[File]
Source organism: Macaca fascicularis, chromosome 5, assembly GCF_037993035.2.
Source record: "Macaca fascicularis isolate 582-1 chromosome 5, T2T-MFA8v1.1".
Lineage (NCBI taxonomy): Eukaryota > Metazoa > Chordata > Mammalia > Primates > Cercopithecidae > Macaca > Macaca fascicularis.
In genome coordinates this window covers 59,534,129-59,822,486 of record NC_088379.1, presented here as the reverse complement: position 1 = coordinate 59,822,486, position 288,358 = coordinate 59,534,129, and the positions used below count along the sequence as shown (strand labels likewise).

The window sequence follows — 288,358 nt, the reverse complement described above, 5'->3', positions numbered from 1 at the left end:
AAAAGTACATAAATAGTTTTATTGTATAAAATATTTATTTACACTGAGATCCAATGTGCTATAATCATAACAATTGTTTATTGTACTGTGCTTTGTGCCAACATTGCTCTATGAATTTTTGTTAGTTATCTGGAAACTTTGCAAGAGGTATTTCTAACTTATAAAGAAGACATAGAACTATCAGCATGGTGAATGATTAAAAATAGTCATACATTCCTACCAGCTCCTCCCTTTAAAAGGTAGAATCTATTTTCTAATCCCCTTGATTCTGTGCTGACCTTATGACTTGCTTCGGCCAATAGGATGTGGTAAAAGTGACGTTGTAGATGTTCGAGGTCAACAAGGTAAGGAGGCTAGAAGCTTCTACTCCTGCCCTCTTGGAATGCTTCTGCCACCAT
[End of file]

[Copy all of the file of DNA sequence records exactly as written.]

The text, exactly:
Source organism: Macaca fascicularis, chromosome 5, assembly GCF_037993035.2.
Source record: "Macaca fascicularis isolate 582-1 chromosome 5, T2T-MFA8v1.1".
Lineage (NCBI taxonomy): Eukaryota > Metazoa > Chordata > Mammalia > Primates > Cercopithecidae > Macaca > Macaca fascicularis.
In genome coordinates this window covers 59,534,129-59,822,486 of record NC_088379.1, presented here as the reverse complement: position 1 = coordinate 59,822,486, position 288,358 = coordinate 59,534,129, and the positions used below count along the sequence as shown (strand labels likewise).

The window sequence follows — 288,358 nt, the reverse complement described above, 5'->3', positions numbered from 1 at the left end:
AAAAGTACATAAATAGTTTTATTGTATAAAATATTTATTTACACTGAGATCCAATGTGCTATAATCATAACAATTGTTTATTGTACTGTGCTTTGTGCCAACATTGCTCTATGAATTTTTGTTAGTTATCTGGAAACTTTGCAAGAGGTATTTCTAACTTATAAAGAAGACATAGAACTATCAGCATGGTGAATGATTAAAAATAGTCATACATTCCTACCAGCTCCTCCCTTTAAAAGGTAGAATCTATTTTCTAATCCCCTTGATTCTGTGCTGACCTTATGACTTGCTTCGGCCAATAGGATGTGGTAAAAGTGACGTTGTAGATGTTCGAGGTCAACAAGGTAAGGAGGCTAGAAGCTTCTACTCCTGCCCTCTTGGAATGCTTCTGCCACCAT